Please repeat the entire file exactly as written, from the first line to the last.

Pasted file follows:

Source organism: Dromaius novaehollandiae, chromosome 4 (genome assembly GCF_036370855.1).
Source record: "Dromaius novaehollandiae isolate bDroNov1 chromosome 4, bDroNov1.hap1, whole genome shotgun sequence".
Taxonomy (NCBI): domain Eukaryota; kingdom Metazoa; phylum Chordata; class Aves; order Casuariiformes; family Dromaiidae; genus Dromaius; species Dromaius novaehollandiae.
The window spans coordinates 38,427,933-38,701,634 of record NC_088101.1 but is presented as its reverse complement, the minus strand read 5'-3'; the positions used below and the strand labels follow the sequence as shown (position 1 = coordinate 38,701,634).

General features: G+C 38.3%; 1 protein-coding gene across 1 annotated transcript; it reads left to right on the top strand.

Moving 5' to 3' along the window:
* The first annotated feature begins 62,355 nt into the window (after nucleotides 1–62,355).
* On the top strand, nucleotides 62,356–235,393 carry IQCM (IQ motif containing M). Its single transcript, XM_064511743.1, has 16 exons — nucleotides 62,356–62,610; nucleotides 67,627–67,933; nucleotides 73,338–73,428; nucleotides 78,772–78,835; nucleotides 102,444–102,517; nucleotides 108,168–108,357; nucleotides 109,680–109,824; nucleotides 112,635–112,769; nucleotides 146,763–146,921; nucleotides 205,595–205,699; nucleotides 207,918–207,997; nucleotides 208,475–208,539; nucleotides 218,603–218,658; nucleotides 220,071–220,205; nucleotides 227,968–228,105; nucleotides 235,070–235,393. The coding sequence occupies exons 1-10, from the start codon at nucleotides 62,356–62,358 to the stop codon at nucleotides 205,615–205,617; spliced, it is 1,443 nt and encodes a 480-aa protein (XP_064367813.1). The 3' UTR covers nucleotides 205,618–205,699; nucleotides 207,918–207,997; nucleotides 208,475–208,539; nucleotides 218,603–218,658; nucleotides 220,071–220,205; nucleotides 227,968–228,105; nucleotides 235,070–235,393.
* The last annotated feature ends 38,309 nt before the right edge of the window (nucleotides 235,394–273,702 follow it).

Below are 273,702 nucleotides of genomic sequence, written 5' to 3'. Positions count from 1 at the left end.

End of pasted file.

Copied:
Source organism: Dromaius novaehollandiae, chromosome 4 (genome assembly GCF_036370855.1).
Source record: "Dromaius novaehollandiae isolate bDroNov1 chromosome 4, bDroNov1.hap1, whole genome shotgun sequence".
Taxonomy (NCBI): domain Eukaryota; kingdom Metazoa; phylum Chordata; class Aves; order Casuariiformes; family Dromaiidae; genus Dromaius; species Dromaius novaehollandiae.
The window spans coordinates 38,427,933-38,701,634 of record NC_088101.1 but is presented as its reverse complement, the minus strand read 5'-3'; the positions used below and the strand labels follow the sequence as shown (position 1 = coordinate 38,701,634).

General features: G+C 38.3%; 1 protein-coding gene across 1 annotated transcript; it reads left to right on the top strand.

Moving 5' to 3' along the window:
* The first annotated feature begins 62,355 nt into the window (after nucleotides 1–62,355).
* On the top strand, nucleotides 62,356–235,393 carry IQCM (IQ motif containing M). Its single transcript, XM_064511743.1, has 16 exons — nucleotides 62,356–62,610; nucleotides 67,627–67,933; nucleotides 73,338–73,428; nucleotides 78,772–78,835; nucleotides 102,444–102,517; nucleotides 108,168–108,357; nucleotides 109,680–109,824; nucleotides 112,635–112,769; nucleotides 146,763–146,921; nucleotides 205,595–205,699; nucleotides 207,918–207,997; nucleotides 208,475–208,539; nucleotides 218,603–218,658; nucleotides 220,071–220,205; nucleotides 227,968–228,105; nucleotides 235,070–235,393. The coding sequence occupies exons 1-10, from the start codon at nucleotides 62,356–62,358 to the stop codon at nucleotides 205,615–205,617; spliced, it is 1,443 nt and encodes a 480-aa protein (XP_064367813.1). The 3' UTR covers nucleotides 205,618–205,699; nucleotides 207,918–207,997; nucleotides 208,475–208,539; nucleotides 218,603–218,658; nucleotides 220,071–220,205; nucleotides 227,968–228,105; nucleotides 235,070–235,393.
* The last annotated feature ends 38,309 nt before the right edge of the window (nucleotides 235,394–273,702 follow it).

Below are 273,702 nucleotides of genomic sequence, written 5' to 3'. Positions count from 1 at the left end.